Silicon Velcro An exotic form of silicon that can be stuck together and then peeled apart has been developed by German researchers. Thematerial, dubbed "silicon Velcro", could be used to manufacturemicroprocessors and devices that manipulate fluids on microscopicscales. Researchers at the Technical Universityof Ilmenau in Germany created the material from "black silicon".
Known as "auxetic" substances, these materials include some foams and special crystals. Researchers at the Bar-Ilan University and the Israel Institute of Technology have now used quantum mechanical calculations to identify the first class of chemical compounds that behave auxetically on a molecular level. Auxetic materials
d3o technology is a specially engineered material with intelligent molecules that flow with you as you move but on shock lock together to absorb impact energy. Because of the nature of the material d3o has numerous possible applications. d3o lab's first innovation with its material is in human body protection. d3o shock absorbing technology
Artificial gecko coating If engineers could create a material that matches the nimble lizard's incredible grip, we could make super-grip shoes for athletes and tyres that hold the road better in all weathers, for example. The hairs on a gecko's feet - called setae - are the key to its remarkable grip on just about any surface, rough or smooth, wet or dry. The tips of the setae are so sticky that geckos can hang from a ceiling with their entire weight suspended from a single toe.Two microscopic polymer bumps, roughly the same size as those on a seta, have the same sticking power as a gecko hair.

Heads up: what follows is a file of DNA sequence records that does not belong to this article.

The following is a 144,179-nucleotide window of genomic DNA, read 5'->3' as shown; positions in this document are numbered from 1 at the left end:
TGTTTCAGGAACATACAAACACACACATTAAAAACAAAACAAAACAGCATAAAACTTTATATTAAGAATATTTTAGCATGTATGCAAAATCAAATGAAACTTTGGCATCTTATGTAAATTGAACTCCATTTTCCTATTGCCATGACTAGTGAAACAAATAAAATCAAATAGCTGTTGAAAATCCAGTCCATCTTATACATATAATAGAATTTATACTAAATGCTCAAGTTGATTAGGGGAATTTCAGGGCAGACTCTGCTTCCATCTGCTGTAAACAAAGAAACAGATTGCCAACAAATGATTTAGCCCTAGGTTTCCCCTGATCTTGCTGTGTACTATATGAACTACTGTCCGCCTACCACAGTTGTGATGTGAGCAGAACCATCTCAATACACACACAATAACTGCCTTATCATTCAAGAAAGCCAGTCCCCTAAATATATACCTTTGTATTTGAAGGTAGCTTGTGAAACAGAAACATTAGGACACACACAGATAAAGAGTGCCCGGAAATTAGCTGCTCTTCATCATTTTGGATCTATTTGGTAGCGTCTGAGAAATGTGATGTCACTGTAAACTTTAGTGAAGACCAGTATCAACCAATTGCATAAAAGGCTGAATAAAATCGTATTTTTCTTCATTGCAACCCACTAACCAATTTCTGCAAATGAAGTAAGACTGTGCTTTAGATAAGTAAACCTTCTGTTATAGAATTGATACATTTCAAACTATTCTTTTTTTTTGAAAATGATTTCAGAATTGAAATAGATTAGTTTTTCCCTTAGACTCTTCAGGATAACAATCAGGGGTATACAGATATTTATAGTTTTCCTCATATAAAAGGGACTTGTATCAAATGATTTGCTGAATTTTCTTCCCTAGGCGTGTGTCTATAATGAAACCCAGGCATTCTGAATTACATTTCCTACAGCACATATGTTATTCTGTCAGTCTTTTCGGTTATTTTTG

Conductive polymer can be both flexible and rigid The boffins at Sony's Tokyo labs are working on a clever way to get bulky electronic devices into small pockets.
Method, system and computer product for performing geometric dimension and tolerance stack-up analysis
Portable computer display tilt/swivel mechanism and method
Multiaxial hinge assembly with rotational direction indicator
S-t-r-e-t-c-h-i-n-g electrical conductance to the limit In research appearing in today's issue of Nature Nanotechnology , Tao describes a method for mechanically controlling the geometry of a single molecule, situated in a junction between a pair of gold electrodes that form a simple circuit. The manipulations produced over tenfold increase in conductivity.